Sequencing library

DNA prepared for next-generation sequencing. The DNA must be an appropriate length for sequencing and must have sequencing adaptors ligated.

Sticky end

(Also known as DNA overhang). The string of single-stranded DNA that remains on the end of a DNA fragment that has been digested with a restriction enzyme. Some restriction enzymes produce blunt ends (double-stranded ends) rather than sticky ends.

IIB restriction enzymes

Restriction enzymes that cut DNA on both sides of the recognition site.


Combining multiple individual samples into a DNA library with only one unique identifier (for example, one barcode or one index).

Combinatorial barcoding

Using two different barcoding methods, usually a standard Illumina index and an inline barcode. This method can reduce the number of adaptors that must be purchased, thus reducing library preparation cost.

Illumina index

A unique 6 bp or 8 bp sequence incorporated into Illumina adaptors that functions as a barcode to identify individual samples.

Single-end sequencing

Illumina sequencing of only one end of each DNA fragment.

Paired-end sequencing

Illumina sequencing of both ends of each DNA fragment.


A group of overlapping sequence reads assembled to form a longer sequence.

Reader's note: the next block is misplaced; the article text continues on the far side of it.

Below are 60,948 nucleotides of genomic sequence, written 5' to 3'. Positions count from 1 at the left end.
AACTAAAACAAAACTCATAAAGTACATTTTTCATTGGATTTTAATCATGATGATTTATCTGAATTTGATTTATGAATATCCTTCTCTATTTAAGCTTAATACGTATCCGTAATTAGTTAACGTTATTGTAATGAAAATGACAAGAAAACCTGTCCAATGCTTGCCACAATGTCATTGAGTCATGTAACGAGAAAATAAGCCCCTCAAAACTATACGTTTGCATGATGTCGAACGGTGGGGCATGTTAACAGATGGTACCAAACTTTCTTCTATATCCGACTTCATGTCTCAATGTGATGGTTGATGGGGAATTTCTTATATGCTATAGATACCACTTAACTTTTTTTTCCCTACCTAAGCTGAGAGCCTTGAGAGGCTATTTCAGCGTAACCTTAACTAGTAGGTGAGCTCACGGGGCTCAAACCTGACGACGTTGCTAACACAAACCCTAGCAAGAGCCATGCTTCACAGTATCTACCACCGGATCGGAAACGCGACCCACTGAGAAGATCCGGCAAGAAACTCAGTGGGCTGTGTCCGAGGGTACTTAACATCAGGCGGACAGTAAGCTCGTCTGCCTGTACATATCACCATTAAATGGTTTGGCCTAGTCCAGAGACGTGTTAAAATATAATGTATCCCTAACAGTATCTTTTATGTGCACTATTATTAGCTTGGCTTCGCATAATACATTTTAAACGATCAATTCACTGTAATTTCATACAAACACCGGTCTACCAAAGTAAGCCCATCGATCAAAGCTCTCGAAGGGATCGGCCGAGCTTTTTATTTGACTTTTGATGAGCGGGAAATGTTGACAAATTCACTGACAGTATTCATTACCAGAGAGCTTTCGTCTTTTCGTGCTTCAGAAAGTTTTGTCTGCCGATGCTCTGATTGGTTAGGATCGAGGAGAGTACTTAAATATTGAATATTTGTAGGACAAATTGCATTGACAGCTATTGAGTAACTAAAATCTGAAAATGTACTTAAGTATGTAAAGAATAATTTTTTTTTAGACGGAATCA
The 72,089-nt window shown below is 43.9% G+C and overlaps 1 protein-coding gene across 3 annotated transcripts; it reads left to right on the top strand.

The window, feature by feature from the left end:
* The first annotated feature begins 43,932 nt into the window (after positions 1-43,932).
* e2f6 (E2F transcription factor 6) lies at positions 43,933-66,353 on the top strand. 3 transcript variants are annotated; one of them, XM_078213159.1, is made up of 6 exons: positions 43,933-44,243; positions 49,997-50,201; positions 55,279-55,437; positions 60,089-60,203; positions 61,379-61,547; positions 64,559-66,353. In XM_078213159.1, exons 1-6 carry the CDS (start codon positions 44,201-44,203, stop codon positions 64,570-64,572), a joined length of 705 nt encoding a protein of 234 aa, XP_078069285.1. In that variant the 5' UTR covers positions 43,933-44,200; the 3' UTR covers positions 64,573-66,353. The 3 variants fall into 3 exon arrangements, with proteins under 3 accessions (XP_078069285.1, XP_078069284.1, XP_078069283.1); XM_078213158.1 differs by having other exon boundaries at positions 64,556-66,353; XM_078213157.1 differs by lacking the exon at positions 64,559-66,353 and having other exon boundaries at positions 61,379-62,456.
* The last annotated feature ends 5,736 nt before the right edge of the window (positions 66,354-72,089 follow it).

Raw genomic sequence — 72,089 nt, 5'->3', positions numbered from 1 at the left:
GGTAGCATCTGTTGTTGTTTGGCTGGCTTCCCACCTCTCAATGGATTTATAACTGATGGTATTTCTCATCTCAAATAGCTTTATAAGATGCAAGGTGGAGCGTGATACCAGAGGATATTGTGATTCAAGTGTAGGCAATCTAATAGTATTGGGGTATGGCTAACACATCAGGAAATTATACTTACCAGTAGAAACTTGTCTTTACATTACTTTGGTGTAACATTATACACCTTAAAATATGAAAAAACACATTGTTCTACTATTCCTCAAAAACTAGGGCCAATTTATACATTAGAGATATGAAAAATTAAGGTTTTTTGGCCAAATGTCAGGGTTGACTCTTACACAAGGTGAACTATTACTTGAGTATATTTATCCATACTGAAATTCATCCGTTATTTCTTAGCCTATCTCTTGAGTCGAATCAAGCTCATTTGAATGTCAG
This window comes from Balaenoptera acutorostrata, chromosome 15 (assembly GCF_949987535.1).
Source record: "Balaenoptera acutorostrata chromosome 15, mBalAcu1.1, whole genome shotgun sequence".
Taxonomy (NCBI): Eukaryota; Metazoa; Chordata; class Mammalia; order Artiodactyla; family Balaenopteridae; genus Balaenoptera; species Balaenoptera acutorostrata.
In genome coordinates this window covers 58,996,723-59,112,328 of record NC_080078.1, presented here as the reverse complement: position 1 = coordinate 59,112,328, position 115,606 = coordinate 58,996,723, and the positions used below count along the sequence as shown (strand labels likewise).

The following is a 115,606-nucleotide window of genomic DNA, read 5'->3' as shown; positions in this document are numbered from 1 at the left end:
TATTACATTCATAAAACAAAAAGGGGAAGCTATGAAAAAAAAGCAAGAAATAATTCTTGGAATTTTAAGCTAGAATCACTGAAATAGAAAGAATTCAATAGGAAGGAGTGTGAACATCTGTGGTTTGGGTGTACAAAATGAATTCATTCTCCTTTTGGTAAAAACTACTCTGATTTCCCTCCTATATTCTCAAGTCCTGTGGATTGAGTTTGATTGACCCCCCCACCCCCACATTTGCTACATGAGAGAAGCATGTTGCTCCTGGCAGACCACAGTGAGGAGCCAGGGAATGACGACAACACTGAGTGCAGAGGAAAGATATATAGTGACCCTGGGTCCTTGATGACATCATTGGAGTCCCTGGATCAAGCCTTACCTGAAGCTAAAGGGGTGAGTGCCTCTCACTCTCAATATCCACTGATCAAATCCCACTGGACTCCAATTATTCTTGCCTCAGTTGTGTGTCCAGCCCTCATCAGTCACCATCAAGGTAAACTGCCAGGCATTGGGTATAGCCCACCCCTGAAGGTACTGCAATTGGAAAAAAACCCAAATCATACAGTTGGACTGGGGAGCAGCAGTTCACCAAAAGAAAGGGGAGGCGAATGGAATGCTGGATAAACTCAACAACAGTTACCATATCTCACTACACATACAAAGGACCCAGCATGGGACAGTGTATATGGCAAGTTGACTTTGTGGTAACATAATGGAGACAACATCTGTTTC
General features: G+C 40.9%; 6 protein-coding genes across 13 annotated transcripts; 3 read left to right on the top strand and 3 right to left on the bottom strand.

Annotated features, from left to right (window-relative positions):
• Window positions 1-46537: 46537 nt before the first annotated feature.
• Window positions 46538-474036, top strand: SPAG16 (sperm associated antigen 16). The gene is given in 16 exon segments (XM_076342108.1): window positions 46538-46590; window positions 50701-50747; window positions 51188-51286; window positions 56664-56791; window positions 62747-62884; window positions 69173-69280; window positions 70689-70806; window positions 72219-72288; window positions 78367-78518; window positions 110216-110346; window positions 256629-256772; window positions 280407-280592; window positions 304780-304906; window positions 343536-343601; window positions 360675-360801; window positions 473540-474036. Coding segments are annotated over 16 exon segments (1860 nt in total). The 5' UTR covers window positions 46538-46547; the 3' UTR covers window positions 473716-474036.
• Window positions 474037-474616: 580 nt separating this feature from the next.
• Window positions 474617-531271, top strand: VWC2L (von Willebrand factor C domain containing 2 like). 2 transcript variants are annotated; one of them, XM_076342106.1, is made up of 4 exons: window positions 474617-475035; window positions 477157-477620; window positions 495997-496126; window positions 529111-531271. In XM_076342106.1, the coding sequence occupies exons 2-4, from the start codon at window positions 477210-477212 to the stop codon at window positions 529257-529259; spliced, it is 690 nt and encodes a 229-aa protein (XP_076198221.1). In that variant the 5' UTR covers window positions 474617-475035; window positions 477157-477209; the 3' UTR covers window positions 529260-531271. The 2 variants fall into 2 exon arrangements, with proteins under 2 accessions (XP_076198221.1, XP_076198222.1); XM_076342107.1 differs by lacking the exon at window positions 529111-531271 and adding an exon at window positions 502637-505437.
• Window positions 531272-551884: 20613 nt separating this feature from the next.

Sequences originating through duplication within the genome.


Removing unwanted sequence reads from a data set owing to low sequence quality, low depth of coverage, evidence for paralogy and other reasons.

Allele dropout

Failure of an allele present in a sample to be detected by sequencing.

Null alleles

Alleles present in a sample that fail to be identified by genotyping. The presence of a null allele leads to allele dropout.

Linkage disequilibrium

Nonrandom association of alleles at different loci.

Sliding window analyses

Analyses in which summary statistics are calculated within a chromosomal segment (window), as the window is incrementally advanced along each chromosome.

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Andrews, K., Good, J., Miller, M. et al. Harnessing the power of RADseq for ecological and evolutionary genomics. Nat Rev Genet 17, 81–92 (2016). https://doi.org/10.1038/nrg.2015.28